Active tags require batteries because the signals they send can be received from 100 feet to miles away, depending on the strength of the tag and the problem being solved. With the active tag, the tray can indicate its position at any time. Hilton explained that, or placing a trash can in the production area, when it reaches a certain weight, it will send a signal that it needs to replenish energy.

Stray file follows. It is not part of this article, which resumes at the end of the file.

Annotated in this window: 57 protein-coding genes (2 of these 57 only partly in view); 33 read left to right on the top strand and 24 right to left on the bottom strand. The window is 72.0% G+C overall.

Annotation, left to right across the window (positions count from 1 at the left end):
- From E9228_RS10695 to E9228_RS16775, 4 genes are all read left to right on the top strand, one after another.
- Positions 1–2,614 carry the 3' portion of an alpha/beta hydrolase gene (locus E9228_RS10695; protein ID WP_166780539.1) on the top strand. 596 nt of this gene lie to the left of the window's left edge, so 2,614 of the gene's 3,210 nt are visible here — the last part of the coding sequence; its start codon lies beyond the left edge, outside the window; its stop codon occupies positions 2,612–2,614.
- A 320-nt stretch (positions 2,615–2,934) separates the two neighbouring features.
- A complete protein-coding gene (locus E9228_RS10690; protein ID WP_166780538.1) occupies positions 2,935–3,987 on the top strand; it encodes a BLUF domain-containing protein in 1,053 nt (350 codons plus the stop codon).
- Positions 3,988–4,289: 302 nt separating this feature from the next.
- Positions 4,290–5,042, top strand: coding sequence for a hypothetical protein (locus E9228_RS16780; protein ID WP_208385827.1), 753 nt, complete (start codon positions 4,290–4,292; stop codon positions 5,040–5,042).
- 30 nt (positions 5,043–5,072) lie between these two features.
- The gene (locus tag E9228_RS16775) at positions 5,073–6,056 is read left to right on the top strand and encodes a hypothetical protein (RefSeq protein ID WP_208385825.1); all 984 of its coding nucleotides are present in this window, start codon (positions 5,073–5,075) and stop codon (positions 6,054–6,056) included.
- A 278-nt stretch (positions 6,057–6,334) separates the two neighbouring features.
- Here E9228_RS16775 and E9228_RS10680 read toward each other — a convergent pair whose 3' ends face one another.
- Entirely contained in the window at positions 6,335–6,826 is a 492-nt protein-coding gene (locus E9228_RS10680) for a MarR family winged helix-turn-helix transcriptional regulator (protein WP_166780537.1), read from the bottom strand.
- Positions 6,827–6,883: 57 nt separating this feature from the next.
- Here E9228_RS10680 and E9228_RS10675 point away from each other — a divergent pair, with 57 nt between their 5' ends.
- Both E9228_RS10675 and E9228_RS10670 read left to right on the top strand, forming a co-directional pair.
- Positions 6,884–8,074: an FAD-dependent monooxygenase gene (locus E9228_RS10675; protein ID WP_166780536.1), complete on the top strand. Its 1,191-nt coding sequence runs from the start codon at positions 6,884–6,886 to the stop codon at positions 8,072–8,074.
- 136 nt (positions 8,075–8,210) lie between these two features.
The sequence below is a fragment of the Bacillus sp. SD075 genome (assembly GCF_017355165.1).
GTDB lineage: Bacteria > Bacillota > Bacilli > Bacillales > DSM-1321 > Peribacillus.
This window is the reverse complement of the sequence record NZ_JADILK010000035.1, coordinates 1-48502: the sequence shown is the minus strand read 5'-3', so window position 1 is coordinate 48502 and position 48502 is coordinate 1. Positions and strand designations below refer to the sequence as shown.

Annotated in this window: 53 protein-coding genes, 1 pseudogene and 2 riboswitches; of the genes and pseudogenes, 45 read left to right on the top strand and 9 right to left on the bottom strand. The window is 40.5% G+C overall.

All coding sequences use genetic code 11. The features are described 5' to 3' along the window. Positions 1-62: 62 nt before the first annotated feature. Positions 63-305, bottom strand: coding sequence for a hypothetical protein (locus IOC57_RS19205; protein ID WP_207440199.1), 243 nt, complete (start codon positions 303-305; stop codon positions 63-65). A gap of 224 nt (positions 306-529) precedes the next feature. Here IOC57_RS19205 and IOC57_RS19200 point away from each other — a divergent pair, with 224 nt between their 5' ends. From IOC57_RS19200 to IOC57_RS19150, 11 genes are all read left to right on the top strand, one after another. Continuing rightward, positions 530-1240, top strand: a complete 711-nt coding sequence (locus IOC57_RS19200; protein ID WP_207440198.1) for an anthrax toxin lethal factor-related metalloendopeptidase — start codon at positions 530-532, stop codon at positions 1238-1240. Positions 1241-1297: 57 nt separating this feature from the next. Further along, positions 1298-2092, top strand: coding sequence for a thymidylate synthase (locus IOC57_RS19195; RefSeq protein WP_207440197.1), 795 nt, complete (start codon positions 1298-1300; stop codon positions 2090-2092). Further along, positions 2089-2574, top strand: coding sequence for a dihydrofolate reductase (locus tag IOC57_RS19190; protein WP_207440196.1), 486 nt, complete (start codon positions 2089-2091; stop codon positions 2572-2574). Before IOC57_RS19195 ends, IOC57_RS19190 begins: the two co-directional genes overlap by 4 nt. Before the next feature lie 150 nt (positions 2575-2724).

Although passive tags do not signal, they are useful for other applications and do not require their own power supply. Instead, the reader will receive the tag as it approaches. For example, attaching a passive tag to a car on a production line can not only indicate what a particular car is, but also indicate what the station’s staff needs to do for a particular car. Passive tags, depending on their application, can be as cheap as 7-10 cents, so they can be shipped with the product and never come back.